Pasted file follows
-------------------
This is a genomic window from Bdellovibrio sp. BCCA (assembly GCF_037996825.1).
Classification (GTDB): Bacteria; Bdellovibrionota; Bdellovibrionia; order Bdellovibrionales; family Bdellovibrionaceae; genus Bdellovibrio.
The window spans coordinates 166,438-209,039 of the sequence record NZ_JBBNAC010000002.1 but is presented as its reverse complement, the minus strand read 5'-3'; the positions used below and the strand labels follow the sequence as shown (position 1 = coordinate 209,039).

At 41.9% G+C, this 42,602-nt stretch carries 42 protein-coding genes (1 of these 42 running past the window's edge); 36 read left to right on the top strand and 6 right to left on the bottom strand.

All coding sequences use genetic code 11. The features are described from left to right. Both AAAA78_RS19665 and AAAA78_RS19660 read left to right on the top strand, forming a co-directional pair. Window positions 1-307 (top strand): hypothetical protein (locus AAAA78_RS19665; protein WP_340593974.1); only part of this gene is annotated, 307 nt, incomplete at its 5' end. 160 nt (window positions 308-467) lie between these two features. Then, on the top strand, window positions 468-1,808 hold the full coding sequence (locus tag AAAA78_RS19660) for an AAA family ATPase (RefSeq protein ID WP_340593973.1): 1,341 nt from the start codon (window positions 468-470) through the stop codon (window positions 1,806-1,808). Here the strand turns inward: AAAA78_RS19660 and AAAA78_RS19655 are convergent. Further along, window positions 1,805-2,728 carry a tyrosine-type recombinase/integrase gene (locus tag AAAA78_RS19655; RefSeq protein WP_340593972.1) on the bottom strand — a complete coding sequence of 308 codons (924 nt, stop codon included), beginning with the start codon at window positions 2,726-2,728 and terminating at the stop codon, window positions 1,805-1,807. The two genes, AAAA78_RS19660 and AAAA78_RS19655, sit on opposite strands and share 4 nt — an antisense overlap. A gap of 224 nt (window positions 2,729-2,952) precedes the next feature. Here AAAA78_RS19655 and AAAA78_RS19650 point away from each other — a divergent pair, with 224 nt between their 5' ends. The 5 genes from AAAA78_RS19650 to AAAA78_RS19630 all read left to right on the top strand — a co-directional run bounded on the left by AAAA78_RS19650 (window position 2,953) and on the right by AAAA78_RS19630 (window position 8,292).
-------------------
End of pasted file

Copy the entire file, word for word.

This is a genomic window from Bdellovibrio sp. BCCA (assembly GCF_037996825.1).
Classification (GTDB): Bacteria; Bdellovibrionota; Bdellovibrionia; order Bdellovibrionales; family Bdellovibrionaceae; genus Bdellovibrio.
The window spans coordinates 166,438-209,039 of the sequence record NZ_JBBNAC010000002.1 but is presented as its reverse complement, the minus strand read 5'-3'; the positions used below and the strand labels follow the sequence as shown (position 1 = coordinate 209,039).

At 41.9% G+C, this 42,602-nt stretch carries 42 protein-coding genes (1 of these 42 running past the window's edge); 36 read left to right on the top strand and 6 right to left on the bottom strand.

All coding sequences use genetic code 11. The features are described from left to right. Both AAAA78_RS19665 and AAAA78_RS19660 read left to right on the top strand, forming a co-directional pair. Window positions 1-307 (top strand): hypothetical protein (locus AAAA78_RS19665; protein WP_340593974.1); only part of this gene is annotated, 307 nt, incomplete at its 5' end. 160 nt (window positions 308-467) lie between these two features. Then, on the top strand, window positions 468-1,808 hold the full coding sequence (locus tag AAAA78_RS19660) for an AAA family ATPase (RefSeq protein ID WP_340593973.1): 1,341 nt from the start codon (window positions 468-470) through the stop codon (window positions 1,806-1,808). Here the strand turns inward: AAAA78_RS19660 and AAAA78_RS19655 are convergent. Further along, window positions 1,805-2,728 carry a tyrosine-type recombinase/integrase gene (locus tag AAAA78_RS19655; RefSeq protein WP_340593972.1) on the bottom strand — a complete coding sequence of 308 codons (924 nt, stop codon included), beginning with the start codon at window positions 2,726-2,728 and terminating at the stop codon, window positions 1,805-1,807. The two genes, AAAA78_RS19660 and AAAA78_RS19655, sit on opposite strands and share 4 nt — an antisense overlap. A gap of 224 nt (window positions 2,729-2,952) precedes the next feature. Here AAAA78_RS19655 and AAAA78_RS19650 point away from each other — a divergent pair, with 224 nt between their 5' ends. The 5 genes from AAAA78_RS19650 to AAAA78_RS19630 all read left to right on the top strand — a co-directional run bounded on the left by AAAA78_RS19650 (window position 2,953) and on the right by AAAA78_RS19630 (window position 8,292).